TEL AVIV, Israel — Ophir Kutiel didn’t set out to become YouTube’s Elvis Presley.
The 27-year-old Israeli DJ was just looking for a good beat.
However, what started out as an online search for a funky video set Kutiel off on a musical exploration that’s changed the way people look at YouTube, challenged copyright laws and transformed the little-known Tel Aviv musician into a budding Internet celebrity.
“This is what your Elvis looks like, gang,” tech blogger Merlin Mann gushed after he saw Kutiel’s YouTube creations.
Kutiel is unlikely to become the king of a musical revolution like Elvis. Like the king of rock ‘n’ roll, though, Kutiel has created an innovative musical fusion using other people’s work.
The idea came to him one afternoon while Kutiel was searching YouTube in his Tel Aviv studio apartment.
Kutiel, who goes by the DJ name Kutiman, was looking for an instructional video so he could learn some new musical riffs. He quickly came across one by Bernard “Pretty” Purdy, a colorful, 69-year-old musician who bills himself as “the world’s most recorded drummer.”
Kutiel downloaded the clip so he could play guitar along with the rhythm-and-blues drummer.
Then he hit on the idea that’s transformed his career: He decided to download YouTube clips of other musicians and mix them together into a new tune.
The idea quickly became an obsession. For two months, Kutiel downloaded dozens of videos of amateur musicians, the more obscure the better.
“I guess I could relate to that,” Kutiel said during an interview at his Tel Aviv apartment. “I felt that they were the same as me, sitting in my room, playing guitar with this song I really want everybody to see. So I did my best to find, not great musicians, not famous people, just people playing and doing their thing.”
Kutiel found videos of a 25-year-old World Bank administrative assistant singing a capella into her computer and a 27-year-old Los Angeles mother performing while bouncing her young son on her knee.
Kutiel took samples of people playing Tibetan gongs and wind chimes. He used a church organist, a street corner rapper and a young Christian cheerleading squad in the Philippines. He grabbed samples of people playing harps and harpsichords, trombones and tubas, harmonicas and bongos.
Using a trial version of $500 Sony music-editing software, Kutiel created seven YouTube musical mash-ups. He posted them on his own site, called ThruYOU, and sent links in March to a few dozen friends.
Although Kutiel told his friends not to share the link, at least one of them did. Almost overnight, ThruYOU became an Internet sensation. Within days, so many people were trying to check out Kutiel’s videos that the site crashed, and ThruYOU got more than 1 million hits in its first week online.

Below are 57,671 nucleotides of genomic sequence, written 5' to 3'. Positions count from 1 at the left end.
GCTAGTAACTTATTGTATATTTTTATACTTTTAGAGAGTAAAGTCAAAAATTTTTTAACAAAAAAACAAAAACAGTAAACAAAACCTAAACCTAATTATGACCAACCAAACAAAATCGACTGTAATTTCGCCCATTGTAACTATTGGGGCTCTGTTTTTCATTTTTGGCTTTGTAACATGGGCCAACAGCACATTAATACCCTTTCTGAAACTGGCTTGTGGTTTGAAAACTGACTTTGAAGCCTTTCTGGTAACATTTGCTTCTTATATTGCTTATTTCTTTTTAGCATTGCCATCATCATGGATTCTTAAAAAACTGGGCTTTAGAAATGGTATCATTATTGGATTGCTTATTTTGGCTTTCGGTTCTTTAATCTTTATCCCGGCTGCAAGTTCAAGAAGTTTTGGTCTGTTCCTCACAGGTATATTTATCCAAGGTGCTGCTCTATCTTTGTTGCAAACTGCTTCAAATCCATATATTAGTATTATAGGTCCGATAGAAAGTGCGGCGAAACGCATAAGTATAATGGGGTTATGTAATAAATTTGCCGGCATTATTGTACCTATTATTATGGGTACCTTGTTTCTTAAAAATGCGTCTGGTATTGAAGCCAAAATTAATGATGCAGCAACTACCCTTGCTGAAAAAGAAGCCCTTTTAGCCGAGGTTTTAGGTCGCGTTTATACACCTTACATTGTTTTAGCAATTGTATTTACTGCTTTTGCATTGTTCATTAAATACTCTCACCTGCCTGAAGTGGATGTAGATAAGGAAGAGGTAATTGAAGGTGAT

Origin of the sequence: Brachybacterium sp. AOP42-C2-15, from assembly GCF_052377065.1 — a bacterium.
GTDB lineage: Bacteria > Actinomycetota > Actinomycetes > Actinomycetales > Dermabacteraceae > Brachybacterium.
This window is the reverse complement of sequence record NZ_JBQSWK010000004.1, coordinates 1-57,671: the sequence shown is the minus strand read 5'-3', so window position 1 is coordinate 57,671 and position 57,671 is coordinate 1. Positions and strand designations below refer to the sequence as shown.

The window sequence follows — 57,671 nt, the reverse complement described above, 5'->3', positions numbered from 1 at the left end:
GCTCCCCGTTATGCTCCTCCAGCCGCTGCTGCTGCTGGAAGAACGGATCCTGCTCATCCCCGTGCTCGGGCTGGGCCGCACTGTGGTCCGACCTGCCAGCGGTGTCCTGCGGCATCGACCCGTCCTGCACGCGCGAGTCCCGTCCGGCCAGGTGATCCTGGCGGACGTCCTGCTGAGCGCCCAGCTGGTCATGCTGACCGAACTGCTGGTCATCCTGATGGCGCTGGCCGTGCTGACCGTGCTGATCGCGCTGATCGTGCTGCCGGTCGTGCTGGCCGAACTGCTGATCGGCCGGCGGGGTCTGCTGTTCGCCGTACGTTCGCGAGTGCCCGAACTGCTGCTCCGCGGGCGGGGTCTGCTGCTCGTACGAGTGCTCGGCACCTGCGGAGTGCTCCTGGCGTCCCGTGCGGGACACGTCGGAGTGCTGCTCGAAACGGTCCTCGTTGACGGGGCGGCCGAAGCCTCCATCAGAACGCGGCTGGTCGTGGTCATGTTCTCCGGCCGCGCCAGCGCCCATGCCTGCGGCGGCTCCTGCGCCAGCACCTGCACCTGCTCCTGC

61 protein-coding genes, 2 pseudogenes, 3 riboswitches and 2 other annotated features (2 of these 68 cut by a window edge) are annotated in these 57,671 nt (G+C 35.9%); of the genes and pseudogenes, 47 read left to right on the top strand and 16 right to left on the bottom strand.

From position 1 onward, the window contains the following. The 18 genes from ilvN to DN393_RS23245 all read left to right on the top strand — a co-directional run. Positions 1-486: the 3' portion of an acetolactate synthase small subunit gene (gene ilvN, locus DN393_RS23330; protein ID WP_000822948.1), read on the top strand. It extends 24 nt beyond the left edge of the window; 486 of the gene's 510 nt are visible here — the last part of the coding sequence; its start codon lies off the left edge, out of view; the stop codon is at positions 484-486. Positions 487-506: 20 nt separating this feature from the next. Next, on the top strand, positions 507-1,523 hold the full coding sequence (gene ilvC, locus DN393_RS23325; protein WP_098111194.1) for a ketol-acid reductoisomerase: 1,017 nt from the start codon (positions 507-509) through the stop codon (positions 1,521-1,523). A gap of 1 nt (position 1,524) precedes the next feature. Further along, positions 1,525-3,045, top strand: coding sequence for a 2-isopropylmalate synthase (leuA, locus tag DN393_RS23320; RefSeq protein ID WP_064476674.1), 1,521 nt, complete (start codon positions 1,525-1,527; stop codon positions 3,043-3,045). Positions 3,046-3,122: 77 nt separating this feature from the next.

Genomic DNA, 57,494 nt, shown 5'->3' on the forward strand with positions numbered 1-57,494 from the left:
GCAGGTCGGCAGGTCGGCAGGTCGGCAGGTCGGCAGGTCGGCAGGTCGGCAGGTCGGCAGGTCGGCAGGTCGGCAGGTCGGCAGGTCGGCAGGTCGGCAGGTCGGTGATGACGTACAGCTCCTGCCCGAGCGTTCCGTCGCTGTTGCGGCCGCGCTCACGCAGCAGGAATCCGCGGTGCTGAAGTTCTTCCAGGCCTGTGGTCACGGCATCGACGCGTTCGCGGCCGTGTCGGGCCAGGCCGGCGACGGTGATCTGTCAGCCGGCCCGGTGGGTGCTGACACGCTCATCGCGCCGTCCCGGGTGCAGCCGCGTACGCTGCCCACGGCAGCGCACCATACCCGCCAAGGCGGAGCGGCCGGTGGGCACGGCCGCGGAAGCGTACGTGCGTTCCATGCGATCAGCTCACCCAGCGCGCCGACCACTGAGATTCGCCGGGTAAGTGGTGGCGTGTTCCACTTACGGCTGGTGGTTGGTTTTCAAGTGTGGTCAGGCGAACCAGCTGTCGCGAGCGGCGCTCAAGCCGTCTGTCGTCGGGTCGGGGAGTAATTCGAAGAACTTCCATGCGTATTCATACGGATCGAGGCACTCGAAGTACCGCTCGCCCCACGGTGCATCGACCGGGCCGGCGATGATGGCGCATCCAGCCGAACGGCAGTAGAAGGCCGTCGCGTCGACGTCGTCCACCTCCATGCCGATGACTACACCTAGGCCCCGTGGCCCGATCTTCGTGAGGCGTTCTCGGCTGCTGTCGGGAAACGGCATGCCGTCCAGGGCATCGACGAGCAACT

Kutiel’s project inspired admiring copycats and fueled a debate about copyright laws that, according to Stanford University law professor Lawrence Lessig, make it legally impossible for this Israeli DJ to create video mash-ups of other people’s work.
“I see it as a perfect example of just why the existing regime must change,” said Lessig, who’s arguing for a radical change in American copyright laws. “The creativity is fantastic. And he does no harm to anyone. Indeed, I believe he should be able to create like this and make money from it — how else can we support the arts?”
So far, Kutiel said, every one of the musicians featured in the videos that he’s heard from has been flattered or flattering.
One of the first to contact Kutiel was the 25-year-old World Bank administrative assistant, Leslie Harris of Washington.
“I think Kutiman is a genius!” Harris said. “I think the concept is brilliant, and it also gave me some exposure.”
Kutiel grabbed a grainy, close-up, 80-second YouTube video of Harris performing an original, improvised a capella tune “Take Me for a Fool,” in her apartment. Then he mixed in samples of a bass guitarist, a young violinist, harp, synthesizer, a guy playing giant wind chimes and a flute.
The result was a soulful, three-and-a-half-minute musical mash-up.
“It is simply a masterpiece,” Harris said.
Kutiel makes no money on the videos, and he compared his work to people who create “best of funny cats” videos to post on YouTube.
“I just mixed some videos and put them back on the same place where I took them from, so I don’t see any reason why it should be illegal,” he said.
Beyond that, it may be difficult to curb this kind of artistic expression, said Lessig, who founded Stanford’s Center for Internet and Society.
“There is no way we can kill this form of creativity; we can only criminalize it,” Lessig said during a recent presentation in Berlin on modern challenges to copyright laws. “We can only drive their creativity underground. We can’t make them passive. We can only make them, quote, pirates. And the question we need to ask is: Is that any good?”
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